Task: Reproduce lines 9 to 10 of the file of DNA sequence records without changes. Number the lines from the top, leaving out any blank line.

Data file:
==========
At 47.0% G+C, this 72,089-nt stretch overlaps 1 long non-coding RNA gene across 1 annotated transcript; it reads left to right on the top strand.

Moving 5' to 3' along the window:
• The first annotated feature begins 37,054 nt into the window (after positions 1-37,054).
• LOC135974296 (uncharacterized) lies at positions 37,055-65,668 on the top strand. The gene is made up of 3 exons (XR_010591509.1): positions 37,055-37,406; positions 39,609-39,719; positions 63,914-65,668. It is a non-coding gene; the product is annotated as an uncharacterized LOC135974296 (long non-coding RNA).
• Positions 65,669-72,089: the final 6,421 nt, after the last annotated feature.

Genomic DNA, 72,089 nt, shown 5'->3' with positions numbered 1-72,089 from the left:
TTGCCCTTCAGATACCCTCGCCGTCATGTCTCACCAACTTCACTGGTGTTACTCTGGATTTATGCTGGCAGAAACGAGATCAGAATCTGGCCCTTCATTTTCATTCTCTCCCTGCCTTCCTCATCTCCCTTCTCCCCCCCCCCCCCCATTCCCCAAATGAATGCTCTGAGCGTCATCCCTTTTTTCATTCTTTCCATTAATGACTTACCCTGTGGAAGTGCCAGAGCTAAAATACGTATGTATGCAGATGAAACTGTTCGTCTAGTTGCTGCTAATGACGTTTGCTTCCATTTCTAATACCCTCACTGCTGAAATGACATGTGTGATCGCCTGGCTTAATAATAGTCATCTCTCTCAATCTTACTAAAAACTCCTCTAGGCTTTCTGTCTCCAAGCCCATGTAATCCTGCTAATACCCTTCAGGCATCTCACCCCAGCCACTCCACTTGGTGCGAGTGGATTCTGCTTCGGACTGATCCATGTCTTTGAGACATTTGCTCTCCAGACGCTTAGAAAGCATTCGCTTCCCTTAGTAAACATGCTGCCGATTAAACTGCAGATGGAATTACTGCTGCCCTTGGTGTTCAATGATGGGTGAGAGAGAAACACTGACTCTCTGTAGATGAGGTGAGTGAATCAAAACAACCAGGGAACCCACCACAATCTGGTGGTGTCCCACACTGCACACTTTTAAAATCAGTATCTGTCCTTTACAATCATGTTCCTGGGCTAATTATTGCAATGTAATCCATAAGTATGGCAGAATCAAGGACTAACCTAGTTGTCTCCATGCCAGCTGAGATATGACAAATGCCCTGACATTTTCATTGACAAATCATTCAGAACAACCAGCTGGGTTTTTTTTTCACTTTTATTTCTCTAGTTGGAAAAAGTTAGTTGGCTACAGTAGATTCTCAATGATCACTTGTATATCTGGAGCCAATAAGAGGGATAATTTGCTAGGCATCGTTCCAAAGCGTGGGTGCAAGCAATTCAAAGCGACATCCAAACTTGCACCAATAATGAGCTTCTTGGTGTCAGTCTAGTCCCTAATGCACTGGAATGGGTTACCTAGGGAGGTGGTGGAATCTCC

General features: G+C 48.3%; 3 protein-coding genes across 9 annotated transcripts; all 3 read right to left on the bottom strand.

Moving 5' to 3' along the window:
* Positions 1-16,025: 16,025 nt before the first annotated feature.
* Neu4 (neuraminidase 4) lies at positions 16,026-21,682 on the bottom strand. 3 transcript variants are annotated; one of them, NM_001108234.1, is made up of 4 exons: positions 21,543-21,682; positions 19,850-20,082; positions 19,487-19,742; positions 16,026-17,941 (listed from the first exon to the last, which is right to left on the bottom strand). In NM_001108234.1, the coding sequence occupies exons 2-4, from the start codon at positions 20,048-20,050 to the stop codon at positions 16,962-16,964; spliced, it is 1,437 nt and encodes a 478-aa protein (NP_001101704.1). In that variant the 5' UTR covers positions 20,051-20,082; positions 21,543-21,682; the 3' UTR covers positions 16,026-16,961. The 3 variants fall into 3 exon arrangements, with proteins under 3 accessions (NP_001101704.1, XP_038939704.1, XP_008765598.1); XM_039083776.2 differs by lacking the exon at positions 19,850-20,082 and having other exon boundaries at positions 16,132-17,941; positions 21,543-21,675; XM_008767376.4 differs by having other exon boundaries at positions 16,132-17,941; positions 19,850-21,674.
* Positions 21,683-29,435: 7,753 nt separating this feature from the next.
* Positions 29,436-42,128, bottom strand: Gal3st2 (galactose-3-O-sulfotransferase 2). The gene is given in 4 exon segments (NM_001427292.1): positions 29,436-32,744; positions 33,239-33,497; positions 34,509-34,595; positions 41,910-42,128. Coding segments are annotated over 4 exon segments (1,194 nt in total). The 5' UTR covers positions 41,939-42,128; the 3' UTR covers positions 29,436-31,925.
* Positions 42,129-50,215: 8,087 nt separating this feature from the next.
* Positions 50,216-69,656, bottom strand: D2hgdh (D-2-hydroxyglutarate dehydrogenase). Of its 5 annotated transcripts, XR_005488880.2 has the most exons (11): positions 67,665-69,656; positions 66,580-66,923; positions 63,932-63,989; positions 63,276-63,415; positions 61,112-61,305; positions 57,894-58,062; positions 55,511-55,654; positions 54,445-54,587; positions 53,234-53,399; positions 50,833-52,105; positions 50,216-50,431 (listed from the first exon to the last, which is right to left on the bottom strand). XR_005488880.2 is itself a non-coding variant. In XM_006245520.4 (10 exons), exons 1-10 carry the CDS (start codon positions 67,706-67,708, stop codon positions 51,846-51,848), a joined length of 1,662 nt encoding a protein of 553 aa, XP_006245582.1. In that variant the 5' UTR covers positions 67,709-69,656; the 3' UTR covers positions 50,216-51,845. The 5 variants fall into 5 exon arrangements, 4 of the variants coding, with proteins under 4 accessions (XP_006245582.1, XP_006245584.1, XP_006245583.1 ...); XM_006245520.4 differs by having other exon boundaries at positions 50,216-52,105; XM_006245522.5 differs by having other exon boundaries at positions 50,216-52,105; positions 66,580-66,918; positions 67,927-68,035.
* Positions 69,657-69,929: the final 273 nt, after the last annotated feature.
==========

Moving 5' to 3' along the window:
* Positions 1-16,025: 16,025 nt before the first annotated feature.